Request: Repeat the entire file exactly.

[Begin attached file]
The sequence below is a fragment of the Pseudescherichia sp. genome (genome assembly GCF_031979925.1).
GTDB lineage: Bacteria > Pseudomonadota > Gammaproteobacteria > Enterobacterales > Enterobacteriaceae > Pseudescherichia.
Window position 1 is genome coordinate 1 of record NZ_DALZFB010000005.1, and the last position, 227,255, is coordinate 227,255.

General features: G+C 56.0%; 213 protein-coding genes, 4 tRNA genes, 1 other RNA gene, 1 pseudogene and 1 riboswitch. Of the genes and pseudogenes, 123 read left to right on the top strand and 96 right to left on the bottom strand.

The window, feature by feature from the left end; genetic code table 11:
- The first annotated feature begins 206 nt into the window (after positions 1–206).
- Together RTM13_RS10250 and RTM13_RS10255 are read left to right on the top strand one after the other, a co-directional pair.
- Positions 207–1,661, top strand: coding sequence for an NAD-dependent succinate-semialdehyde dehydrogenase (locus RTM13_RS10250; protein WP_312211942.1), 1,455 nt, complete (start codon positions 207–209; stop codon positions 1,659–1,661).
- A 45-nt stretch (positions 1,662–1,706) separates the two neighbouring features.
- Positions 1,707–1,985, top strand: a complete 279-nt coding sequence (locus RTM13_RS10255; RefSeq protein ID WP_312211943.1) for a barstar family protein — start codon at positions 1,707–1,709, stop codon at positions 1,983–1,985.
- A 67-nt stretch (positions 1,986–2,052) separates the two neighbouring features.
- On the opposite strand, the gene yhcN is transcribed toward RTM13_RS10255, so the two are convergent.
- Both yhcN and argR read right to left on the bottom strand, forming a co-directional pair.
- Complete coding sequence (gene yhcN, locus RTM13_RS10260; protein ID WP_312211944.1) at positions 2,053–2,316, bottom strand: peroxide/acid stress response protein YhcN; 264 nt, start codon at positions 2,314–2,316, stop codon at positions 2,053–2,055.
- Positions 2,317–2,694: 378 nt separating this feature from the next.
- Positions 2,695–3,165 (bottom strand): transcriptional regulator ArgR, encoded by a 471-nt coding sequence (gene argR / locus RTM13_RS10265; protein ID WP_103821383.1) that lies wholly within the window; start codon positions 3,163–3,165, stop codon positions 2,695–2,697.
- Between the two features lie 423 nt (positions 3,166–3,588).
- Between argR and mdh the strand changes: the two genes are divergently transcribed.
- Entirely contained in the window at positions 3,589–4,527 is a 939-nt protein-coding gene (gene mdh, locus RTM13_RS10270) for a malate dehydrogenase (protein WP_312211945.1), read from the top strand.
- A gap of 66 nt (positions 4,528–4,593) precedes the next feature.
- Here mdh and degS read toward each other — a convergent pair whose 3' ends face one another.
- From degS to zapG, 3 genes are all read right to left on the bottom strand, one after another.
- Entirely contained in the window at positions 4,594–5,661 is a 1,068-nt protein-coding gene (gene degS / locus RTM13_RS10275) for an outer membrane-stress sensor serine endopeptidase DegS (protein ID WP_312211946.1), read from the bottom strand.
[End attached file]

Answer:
The sequence below is a fragment of the Pseudescherichia sp. genome (genome assembly GCF_031979925.1).
GTDB lineage: Bacteria > Pseudomonadota > Gammaproteobacteria > Enterobacterales > Enterobacteriaceae > Pseudescherichia.
Window position 1 is genome coordinate 1 of record NZ_DALZFB010000005.1, and the last position, 227,255, is coordinate 227,255.

General features: G+C 56.0%; 213 protein-coding genes, 4 tRNA genes, 1 other RNA gene, 1 pseudogene and 1 riboswitch. Of the genes and pseudogenes, 123 read left to right on the top strand and 96 right to left on the bottom strand.

The window, feature by feature from the left end; genetic code table 11:
- The first annotated feature begins 206 nt into the window (after positions 1–206).
- Together RTM13_RS10250 and RTM13_RS10255 are read left to right on the top strand one after the other, a co-directional pair.
- Positions 207–1,661, top strand: coding sequence for an NAD-dependent succinate-semialdehyde dehydrogenase (locus RTM13_RS10250; protein WP_312211942.1), 1,455 nt, complete (start codon positions 207–209; stop codon positions 1,659–1,661).
- A 45-nt stretch (positions 1,662–1,706) separates the two neighbouring features.
- Positions 1,707–1,985, top strand: a complete 279-nt coding sequence (locus RTM13_RS10255; RefSeq protein ID WP_312211943.1) for a barstar family protein — start codon at positions 1,707–1,709, stop codon at positions 1,983–1,985.
- A 67-nt stretch (positions 1,986–2,052) separates the two neighbouring features.
- On the opposite strand, the gene yhcN is transcribed toward RTM13_RS10255, so the two are convergent.
- Both yhcN and argR read right to left on the bottom strand, forming a co-directional pair.
- Complete coding sequence (gene yhcN, locus RTM13_RS10260; protein ID WP_312211944.1) at positions 2,053–2,316, bottom strand: peroxide/acid stress response protein YhcN; 264 nt, start codon at positions 2,314–2,316, stop codon at positions 2,053–2,055.
- Positions 2,317–2,694: 378 nt separating this feature from the next.
- Positions 2,695–3,165 (bottom strand): transcriptional regulator ArgR, encoded by a 471-nt coding sequence (gene argR / locus RTM13_RS10265; protein ID WP_103821383.1) that lies wholly within the window; start codon positions 3,163–3,165, stop codon positions 2,695–2,697.
- Between the two features lie 423 nt (positions 3,166–3,588).
- Between argR and mdh the strand changes: the two genes are divergently transcribed.
- Entirely contained in the window at positions 3,589–4,527 is a 939-nt protein-coding gene (gene mdh, locus RTM13_RS10270) for a malate dehydrogenase (protein WP_312211945.1), read from the top strand.
- A gap of 66 nt (positions 4,528–4,593) precedes the next feature.
- Here mdh and degS read toward each other — a convergent pair whose 3' ends face one another.
- From degS to zapG, 3 genes are all read right to left on the bottom strand, one after another.
- Entirely contained in the window at positions 4,594–5,661 is a 1,068-nt protein-coding gene (gene degS / locus RTM13_RS10275) for an outer membrane-stress sensor serine endopeptidase DegS (protein ID WP_312211946.1), read from the bottom strand.